US President Donald Trump has defended his administration's border-protection policies in the face of rising national outrage over the forced separation of migrant children from their parents.
Calling for tough action against illegal immigration, Trump declared the US "will not be a migrant camp" on his watch.
Images of children held in fenced cages fuelled a growing chorus of condemnation from both political parties, four former first ladies and national evangelical leaders.
The children are being held separately from parents who are being prosecuted under the administration's "zero-tolerance" policy for illegal border crossings.
Trump on Monday falsely blamed Democrats - the minority party in Washington - for obstructing legislation to fix the situation. In fact, it was Trump's administration that broke with longstanding practice of processing migrant families in civil, rather than criminal, proceedings that allow families to be held together.
"I say it's very strongly the Democrats' fault," Trump said Monday as his administration rejected criticism that the policy has resulted in inhuman and immoral conditions.
Nearly 2000 children were separated from their families over a six-week period in April and May after Attorney-General Jeff Sessions announced the new "zero-tolerance" policy that refers all cases of illegal entry for criminal prosecution.
Prior procedure had limited prosecution for many family entrants, in part because regulations prohibit detaining children with their parents since the children are not charged with a crime and the parents are.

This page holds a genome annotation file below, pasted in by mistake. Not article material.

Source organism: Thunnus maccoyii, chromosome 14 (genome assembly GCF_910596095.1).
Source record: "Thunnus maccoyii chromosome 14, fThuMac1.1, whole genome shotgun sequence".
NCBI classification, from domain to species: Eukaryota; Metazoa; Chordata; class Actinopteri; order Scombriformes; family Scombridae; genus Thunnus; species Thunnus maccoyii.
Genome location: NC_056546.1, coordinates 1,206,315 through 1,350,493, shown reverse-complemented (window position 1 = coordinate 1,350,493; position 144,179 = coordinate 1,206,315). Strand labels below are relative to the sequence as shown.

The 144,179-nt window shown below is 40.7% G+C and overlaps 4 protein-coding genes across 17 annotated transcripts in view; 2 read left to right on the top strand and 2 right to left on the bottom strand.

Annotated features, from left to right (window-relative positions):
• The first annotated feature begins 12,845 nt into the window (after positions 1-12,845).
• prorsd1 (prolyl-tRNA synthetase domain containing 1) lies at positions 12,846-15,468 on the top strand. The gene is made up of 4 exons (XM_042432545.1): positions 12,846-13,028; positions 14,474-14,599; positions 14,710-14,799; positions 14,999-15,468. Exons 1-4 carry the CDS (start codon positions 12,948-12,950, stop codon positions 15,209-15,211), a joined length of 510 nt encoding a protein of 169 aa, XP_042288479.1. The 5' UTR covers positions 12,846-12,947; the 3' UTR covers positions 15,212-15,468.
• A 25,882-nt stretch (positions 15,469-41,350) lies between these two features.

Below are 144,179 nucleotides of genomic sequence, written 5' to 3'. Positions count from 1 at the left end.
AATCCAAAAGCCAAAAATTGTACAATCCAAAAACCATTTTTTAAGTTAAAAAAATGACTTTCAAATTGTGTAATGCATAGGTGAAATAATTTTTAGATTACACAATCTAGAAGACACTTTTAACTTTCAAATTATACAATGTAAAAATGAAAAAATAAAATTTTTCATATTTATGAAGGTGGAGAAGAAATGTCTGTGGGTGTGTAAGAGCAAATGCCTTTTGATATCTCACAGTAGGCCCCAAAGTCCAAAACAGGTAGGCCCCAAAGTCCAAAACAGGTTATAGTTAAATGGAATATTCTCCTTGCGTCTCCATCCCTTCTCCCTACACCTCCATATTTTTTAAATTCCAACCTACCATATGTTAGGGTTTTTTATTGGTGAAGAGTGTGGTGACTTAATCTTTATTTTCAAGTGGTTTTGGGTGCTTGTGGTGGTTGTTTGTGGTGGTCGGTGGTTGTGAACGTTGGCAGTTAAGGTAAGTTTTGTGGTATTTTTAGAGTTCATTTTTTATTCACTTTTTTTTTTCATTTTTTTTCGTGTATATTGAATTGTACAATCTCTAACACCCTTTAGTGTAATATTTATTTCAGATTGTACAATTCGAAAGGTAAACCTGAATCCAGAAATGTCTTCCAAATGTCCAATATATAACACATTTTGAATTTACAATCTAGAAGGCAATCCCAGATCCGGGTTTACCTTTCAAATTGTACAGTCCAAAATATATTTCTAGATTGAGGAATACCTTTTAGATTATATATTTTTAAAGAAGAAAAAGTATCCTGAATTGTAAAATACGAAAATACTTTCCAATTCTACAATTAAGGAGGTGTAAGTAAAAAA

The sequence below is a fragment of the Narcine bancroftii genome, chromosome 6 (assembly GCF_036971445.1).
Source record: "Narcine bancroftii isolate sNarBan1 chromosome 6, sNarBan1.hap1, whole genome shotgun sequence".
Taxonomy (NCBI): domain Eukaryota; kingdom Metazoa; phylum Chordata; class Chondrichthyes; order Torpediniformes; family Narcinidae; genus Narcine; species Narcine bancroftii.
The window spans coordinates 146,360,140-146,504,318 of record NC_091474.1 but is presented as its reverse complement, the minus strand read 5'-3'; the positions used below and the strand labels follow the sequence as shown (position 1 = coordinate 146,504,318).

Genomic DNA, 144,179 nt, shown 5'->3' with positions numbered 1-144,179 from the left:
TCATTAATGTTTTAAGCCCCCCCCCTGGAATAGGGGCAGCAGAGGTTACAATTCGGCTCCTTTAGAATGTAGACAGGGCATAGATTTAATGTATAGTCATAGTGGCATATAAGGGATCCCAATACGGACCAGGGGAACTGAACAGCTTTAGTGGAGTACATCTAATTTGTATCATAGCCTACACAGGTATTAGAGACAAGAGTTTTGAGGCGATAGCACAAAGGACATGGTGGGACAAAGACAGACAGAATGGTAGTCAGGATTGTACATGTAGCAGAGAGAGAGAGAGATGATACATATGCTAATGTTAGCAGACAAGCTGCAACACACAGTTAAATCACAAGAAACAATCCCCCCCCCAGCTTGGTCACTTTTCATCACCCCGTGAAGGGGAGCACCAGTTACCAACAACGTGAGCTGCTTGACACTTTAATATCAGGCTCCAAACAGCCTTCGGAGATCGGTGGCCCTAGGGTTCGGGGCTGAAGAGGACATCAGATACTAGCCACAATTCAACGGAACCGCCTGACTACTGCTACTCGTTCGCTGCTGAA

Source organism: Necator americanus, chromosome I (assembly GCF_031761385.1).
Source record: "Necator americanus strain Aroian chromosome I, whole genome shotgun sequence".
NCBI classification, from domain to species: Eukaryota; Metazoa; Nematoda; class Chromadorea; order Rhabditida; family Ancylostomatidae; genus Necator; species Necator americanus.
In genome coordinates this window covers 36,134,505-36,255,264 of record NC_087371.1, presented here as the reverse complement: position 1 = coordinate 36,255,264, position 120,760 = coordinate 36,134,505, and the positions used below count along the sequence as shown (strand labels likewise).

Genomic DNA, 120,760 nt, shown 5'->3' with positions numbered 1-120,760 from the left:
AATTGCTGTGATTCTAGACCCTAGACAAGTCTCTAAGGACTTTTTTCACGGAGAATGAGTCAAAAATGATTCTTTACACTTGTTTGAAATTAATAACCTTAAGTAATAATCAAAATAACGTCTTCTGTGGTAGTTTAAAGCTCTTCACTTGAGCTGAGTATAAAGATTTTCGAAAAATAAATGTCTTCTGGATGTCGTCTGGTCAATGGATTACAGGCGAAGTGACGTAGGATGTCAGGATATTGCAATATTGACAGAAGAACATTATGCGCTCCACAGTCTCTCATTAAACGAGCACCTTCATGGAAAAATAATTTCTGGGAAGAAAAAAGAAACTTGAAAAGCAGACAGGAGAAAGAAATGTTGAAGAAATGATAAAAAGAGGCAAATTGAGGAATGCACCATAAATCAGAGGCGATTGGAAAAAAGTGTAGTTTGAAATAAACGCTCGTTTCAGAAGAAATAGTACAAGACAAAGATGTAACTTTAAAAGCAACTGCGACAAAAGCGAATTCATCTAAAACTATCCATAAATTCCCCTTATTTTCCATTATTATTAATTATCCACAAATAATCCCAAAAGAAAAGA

The policy change was meant to deter unlawful crossings - and Sessions issued a warning last month to those entering the US illegally that their children "inevitably for a period of time might be in different conditions."
Audio of sobbing children calling out for their parents dominated the discussion Monday. "Papa! Papa!" one child is heard weeping in an audio file that was first reported by the nonprofit ProPublica and later provided to The Associated Press.
Administration officials said they do not like the family separations either - calling it the result of legal loopholes - but insist migrants who arrive illegally simply won't be released or loosely kept track of.
"The United States will not be a migrant camp and it will not be a refugee holding facility," Trump declared. "Not on my watch."
But the White House signalled it would oppose any narrow fix aimed solely at addressing the plight of children separated from their parents under the immigration crackdown. Press secretary Sarah Sanders said Trump's priorities, like funding a border wall and tightening immigration laws, must also be fulfilled as part of any legislation.
"We want to fix the whole thing," she said. "We don't want to tinker with just part of it."
The administration is hoping to force Democrats to vote for the bills or bear some of the political cost in November's midterm elections.
Trump's commitment to the current policy showed no sign of faltering as voices of outrage and condemnation grew louder and more diverse.